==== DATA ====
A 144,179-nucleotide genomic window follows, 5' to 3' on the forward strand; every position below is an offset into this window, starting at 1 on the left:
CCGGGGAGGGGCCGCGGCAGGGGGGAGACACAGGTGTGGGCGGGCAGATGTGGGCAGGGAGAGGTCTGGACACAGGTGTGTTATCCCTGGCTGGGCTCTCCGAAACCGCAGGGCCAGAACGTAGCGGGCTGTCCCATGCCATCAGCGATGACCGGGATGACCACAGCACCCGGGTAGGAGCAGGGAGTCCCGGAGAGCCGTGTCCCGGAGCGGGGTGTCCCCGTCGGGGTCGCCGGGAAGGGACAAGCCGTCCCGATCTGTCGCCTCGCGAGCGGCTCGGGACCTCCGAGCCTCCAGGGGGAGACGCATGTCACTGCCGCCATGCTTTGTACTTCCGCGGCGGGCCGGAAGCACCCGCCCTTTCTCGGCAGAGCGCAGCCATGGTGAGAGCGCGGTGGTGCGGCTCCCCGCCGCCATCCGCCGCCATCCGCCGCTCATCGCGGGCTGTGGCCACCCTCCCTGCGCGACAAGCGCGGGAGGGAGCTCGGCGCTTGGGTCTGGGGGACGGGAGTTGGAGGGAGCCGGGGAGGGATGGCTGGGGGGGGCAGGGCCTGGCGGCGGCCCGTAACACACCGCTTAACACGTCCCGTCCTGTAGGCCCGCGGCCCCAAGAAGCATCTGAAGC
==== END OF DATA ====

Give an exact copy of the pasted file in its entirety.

A 144,179-nucleotide genomic window follows, 5' to 3' on the forward strand; every position below is an offset into this window, starting at 1 on the left:
CCGGGGAGGGGCCGCGGCAGGGGGGAGACACAGGTGTGGGCGGGCAGATGTGGGCAGGGAGAGGTCTGGACACAGGTGTGTTATCCCTGGCTGGGCTCTCCGAAACCGCAGGGCCAGAACGTAGCGGGCTGTCCCATGCCATCAGCGATGACCGGGATGACCACAGCACCCGGGTAGGAGCAGGGAGTCCCGGAGAGCCGTGTCCCGGAGCGGGGTGTCCCCGTCGGGGTCGCCGGGAAGGGACAAGCCGTCCCGATCTGTCGCCTCGCGAGCGGCTCGGGACCTCCGAGCCTCCAGGGGGAGACGCATGTCACTGCCGCCATGCTTTGTACTTCCGCGGCGGGCCGGAAGCACCCGCCCTTTCTCGGCAGAGCGCAGCCATGGTGAGAGCGCGGTGGTGCGGCTCCCCGCCGCCATCCGCCGCCATCCGCCGCTCATCGCGGGCTGTGGCCACCCTCCCTGCGCGACAAGCGCGGGAGGGAGCTCGGCGCTTGGGTCTGGGGGACGGGAGTTGGAGGGAGCCGGGGAGGGATGGCTGGGGGGGGCAGGGCCTGGCGGCGGCCCGTAACACACCGCTTAACACGTCCCGTCCTGTAGGCCCGCGGCCCCAAGAAGCATCTGAAGC